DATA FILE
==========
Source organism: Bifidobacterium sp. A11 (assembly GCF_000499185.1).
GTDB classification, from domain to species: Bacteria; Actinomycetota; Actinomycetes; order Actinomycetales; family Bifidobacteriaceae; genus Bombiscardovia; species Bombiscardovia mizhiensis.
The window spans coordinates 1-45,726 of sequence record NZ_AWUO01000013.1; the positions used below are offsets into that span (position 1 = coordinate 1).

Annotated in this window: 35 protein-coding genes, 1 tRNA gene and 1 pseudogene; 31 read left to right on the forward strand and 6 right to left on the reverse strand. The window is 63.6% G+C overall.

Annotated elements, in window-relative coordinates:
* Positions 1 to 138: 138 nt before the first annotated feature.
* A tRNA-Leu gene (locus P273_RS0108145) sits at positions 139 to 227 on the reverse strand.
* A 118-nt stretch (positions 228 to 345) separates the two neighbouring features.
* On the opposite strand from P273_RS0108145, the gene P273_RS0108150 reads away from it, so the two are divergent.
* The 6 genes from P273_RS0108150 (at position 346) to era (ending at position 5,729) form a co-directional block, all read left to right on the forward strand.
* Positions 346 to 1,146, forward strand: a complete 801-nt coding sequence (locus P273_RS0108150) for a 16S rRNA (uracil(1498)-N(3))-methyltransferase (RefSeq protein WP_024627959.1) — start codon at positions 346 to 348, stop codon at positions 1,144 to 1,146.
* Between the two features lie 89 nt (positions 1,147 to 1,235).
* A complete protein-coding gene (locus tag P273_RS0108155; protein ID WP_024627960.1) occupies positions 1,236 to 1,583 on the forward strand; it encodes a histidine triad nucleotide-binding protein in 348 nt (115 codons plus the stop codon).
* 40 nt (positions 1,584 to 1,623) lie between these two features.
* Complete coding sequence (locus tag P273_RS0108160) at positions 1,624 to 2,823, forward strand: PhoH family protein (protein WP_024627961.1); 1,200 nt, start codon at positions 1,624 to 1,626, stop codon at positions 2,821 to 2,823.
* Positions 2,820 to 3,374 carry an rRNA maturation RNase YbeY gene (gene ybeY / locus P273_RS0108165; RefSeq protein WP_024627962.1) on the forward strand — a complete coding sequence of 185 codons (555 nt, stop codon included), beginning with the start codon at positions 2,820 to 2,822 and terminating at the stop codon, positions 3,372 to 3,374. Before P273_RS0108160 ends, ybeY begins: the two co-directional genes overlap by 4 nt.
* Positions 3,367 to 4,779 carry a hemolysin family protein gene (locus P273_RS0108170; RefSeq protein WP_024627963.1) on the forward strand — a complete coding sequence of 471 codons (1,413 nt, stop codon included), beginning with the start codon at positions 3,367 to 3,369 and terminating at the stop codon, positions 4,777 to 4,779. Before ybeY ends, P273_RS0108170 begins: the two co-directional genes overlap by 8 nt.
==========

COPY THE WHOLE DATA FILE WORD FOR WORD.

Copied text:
Source organism: Bifidobacterium sp. A11 (assembly GCF_000499185.1).
GTDB classification, from domain to species: Bacteria; Actinomycetota; Actinomycetes; order Actinomycetales; family Bifidobacteriaceae; genus Bombiscardovia; species Bombiscardovia mizhiensis.
The window spans coordinates 1-45,726 of sequence record NZ_AWUO01000013.1; the positions used below are offsets into that span (position 1 = coordinate 1).

Annotated in this window: 35 protein-coding genes, 1 tRNA gene and 1 pseudogene; 31 read left to right on the forward strand and 6 right to left on the reverse strand. The window is 63.6% G+C overall.

Annotated elements, in window-relative coordinates:
* Positions 1 to 138: 138 nt before the first annotated feature.
* A tRNA-Leu gene (locus P273_RS0108145) sits at positions 139 to 227 on the reverse strand.
* A 118-nt stretch (positions 228 to 345) separates the two neighbouring features.
* On the opposite strand from P273_RS0108145, the gene P273_RS0108150 reads away from it, so the two are divergent.
* The 6 genes from P273_RS0108150 (at position 346) to era (ending at position 5,729) form a co-directional block, all read left to right on the forward strand.
* Positions 346 to 1,146, forward strand: a complete 801-nt coding sequence (locus P273_RS0108150) for a 16S rRNA (uracil(1498)-N(3))-methyltransferase (RefSeq protein WP_024627959.1) — start codon at positions 346 to 348, stop codon at positions 1,144 to 1,146.
* Between the two features lie 89 nt (positions 1,147 to 1,235).
* A complete protein-coding gene (locus tag P273_RS0108155; protein ID WP_024627960.1) occupies positions 1,236 to 1,583 on the forward strand; it encodes a histidine triad nucleotide-binding protein in 348 nt (115 codons plus the stop codon).
* 40 nt (positions 1,584 to 1,623) lie between these two features.
* Complete coding sequence (locus tag P273_RS0108160) at positions 1,624 to 2,823, forward strand: PhoH family protein (protein WP_024627961.1); 1,200 nt, start codon at positions 1,624 to 1,626, stop codon at positions 2,821 to 2,823.
* Positions 2,820 to 3,374 carry an rRNA maturation RNase YbeY gene (gene ybeY / locus P273_RS0108165; RefSeq protein WP_024627962.1) on the forward strand — a complete coding sequence of 185 codons (555 nt, stop codon included), beginning with the start codon at positions 2,820 to 2,822 and terminating at the stop codon, positions 3,372 to 3,374. Before P273_RS0108160 ends, ybeY begins: the two co-directional genes overlap by 4 nt.
* Positions 3,367 to 4,779 carry a hemolysin family protein gene (locus P273_RS0108170; RefSeq protein WP_024627963.1) on the forward strand — a complete coding sequence of 471 codons (1,413 nt, stop codon included), beginning with the start codon at positions 3,367 to 3,369 and terminating at the stop codon, positions 4,777 to 4,779. Before ybeY ends, P273_RS0108170 begins: the two co-directional genes overlap by 8 nt.